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Yep, I'm solo (again)

I'm in Sheyenne, ND. I've been anticipating an amazon order shipped to the local USPS in this town for days, but when I arrived the postmaster told me he *just* gave it back for return delivery to the UPS truck a few hours earlier: "sorry, I held it for 3 days as a courtesy." (every other USPS that I've dealt with shipping via General Delivery holds packages for 30 days--it didn't even cross my mind that he would ship it back to Amazon. Exhausted both physically and emotionally, I asked for Internet access to resolve this situation. I was directed to an old school, where I've been permitted to crash for the night. This place is awesome. There's a huge gym with showers, plenty of couches, and (best of all) Internet!

Which brings me to the more important update: Yep, I'm solo (again). Sorry for the lack of update. Ever since the Twin Cities, I've been self-supported. This drastic, unanticipated change required a lot of sudden planning which pushed my blogging down my list of priorities.

Brandon (one of the cross-country cyclists with whom I was previously riding) graciously let me stay in his house for the 2 days I was in St Paul, MN. When I arrived, only 1 of my 4 panniers from last year was working. My 2 front panniers were both broken (hooks pulled through the cheap fabric), and I left my other rear pannier back in Atlanta.

The day I was riding into St Paul (my mind racing--trying to think of everything I needed to get myself safely to Seattle, alone), I ran out of gas on the road, took the next exit, and searched (as usual) for a place with a spicket and a shaded bench. I found a Dairy Queen. While searching for a spicket, I ran into a DQ employee tossing an empty tub of used-to-be 30lb of strawberry topping. In my eyes, that tub & the piece of wood I picked up off the side of the road earlier that day had my rear-right pannier written all over it. Epic score. He rinsed it out, and I strapped it to my bike.


The next morning (in St Paul), I went down my extensive TODO list. I hit up the local library & Hardware Hanks. I looked up several DIY Kitty Litter Panniers to get an idea of what to buy at the hardware store to build my new pannier & fix my other 2. On the afternoon of my second rest day in St Paul, with the aid of the internet, Brandon's Drill, pliers, and a bit of creativity, Jamie was once again fully loaded, and we were ready (mostly) to take on the next 2,000 miles to Seattle.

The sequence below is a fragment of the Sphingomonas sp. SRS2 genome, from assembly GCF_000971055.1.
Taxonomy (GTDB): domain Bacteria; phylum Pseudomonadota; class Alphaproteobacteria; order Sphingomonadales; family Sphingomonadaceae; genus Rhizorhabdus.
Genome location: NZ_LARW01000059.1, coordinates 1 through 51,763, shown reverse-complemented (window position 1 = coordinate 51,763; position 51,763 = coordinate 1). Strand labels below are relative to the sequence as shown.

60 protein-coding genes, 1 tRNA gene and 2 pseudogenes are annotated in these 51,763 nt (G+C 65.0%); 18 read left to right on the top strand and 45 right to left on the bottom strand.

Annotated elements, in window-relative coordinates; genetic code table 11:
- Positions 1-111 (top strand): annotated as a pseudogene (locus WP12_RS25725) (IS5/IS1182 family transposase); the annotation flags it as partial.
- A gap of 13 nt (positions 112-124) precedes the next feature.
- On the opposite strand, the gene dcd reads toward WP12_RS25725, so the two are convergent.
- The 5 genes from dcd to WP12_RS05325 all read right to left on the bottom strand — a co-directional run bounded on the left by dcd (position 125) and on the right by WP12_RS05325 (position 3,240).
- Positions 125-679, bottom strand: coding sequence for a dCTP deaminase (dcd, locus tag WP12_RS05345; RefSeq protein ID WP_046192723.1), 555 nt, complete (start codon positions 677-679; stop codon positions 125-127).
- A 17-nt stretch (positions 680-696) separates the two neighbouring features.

I was also able to fabricate (using corner mounting brackets for shelving units, bolts, washers, nuts, and a bit of the wood I found on the road) bomb-proof spare hooks for my front panniers should the others rip through the fabric as well (I had to use 1 of these just the other day, actually).


I shipped 13lb of gear back home, but the added weight on my rear rack (>30lb) would add *even more* stress to my rear wheel, which was already breaking a few spokes / week. I learned how to replace a broken spoke & true the wheel just a couple weeks ago, but I didn't (and still don't) have the tools necessary. I went to the LBS recommended by Brandon (NOW). They gave me some expert advise. Turns out my spokes *are* generic crap. They recommended & carried DT Swiss (I'll swear by the MAC spokes that came with the Sojourn). I bought 6 DT spokes and a set of tire levers (I broke mine a couple days before).

Looking at my chain, they pointed out that it was well beyond its lifetime (I expected this). Looking further at my drivetrain, we noticed a few of the rear cassette's sprockets had ground down teeth. Not looking to spend $150, I decided to leave it be. I already have a spare chain, and I'll ride my cassette as long as I can. I think that, because I ride my shifters in friction (as opposed to indexed), a worn cassette isn't as big of a deal. We'll see, but I'm expecting to get at least another 1,000 if not 2,000 miles out of these components.

I headed back to the library and ordered all the remaining gear I needed to ride self supported. I bought a small, brilliant J.A. Stein Mini Casette Tool, 3 size all-in-one spoke wrench, a spare tire, tube, chamois butt'r, sunglasses, and an external HDD (anticipating less Internets). My first packages of this order were *supposed* to be in this town (Sheyenne). And they were, until 12:30 PM this afternoon >:0

Anyway, I'm off to take a shower (last night I had to hitchhike & fix 2 broken spokes, so I didn't get into the tent until ~23:00; the shower skipped). Then it's dinner (typically ~9.5 servings of rice & beans) and bed. I'll try to upload some of my photos & videos through the night, but I'm not 100% positive I'll have the time.

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3 comments to Yep, I'm solo (again)

  • dad

    Thanks for the post. Too bad that the USPS sent back your package. Perhaps you should call the USPS you plan to send to in advance of placing an order next time...just a lesson learned, the hard way.

    Stay clear of the high water I am reading about in ND...



    • Michael Altfield

      @dad Actually, I *did* call the USPS ahead of time. Not only that, I left a message for the postmaster explaining how important it was that the package *not* be returned. When I showed up (without saying anything) he looked at my bike clothes and said, "oh, now you're here. I just gave your packages back to UPS a few hours ago." The issue was that he had to hold it for a _whole_ 3 days. Every other USPS I've ever spoken with holds packages for 30 days.

      And, sorry, I failed to follow your advise. I'm going to be staying in the high water flooded city of Minot for the next few days it seems : (It's OK, the worst of the flooding is over here)

  • Eric

    So, why are you solo? What happened to the MS crew?

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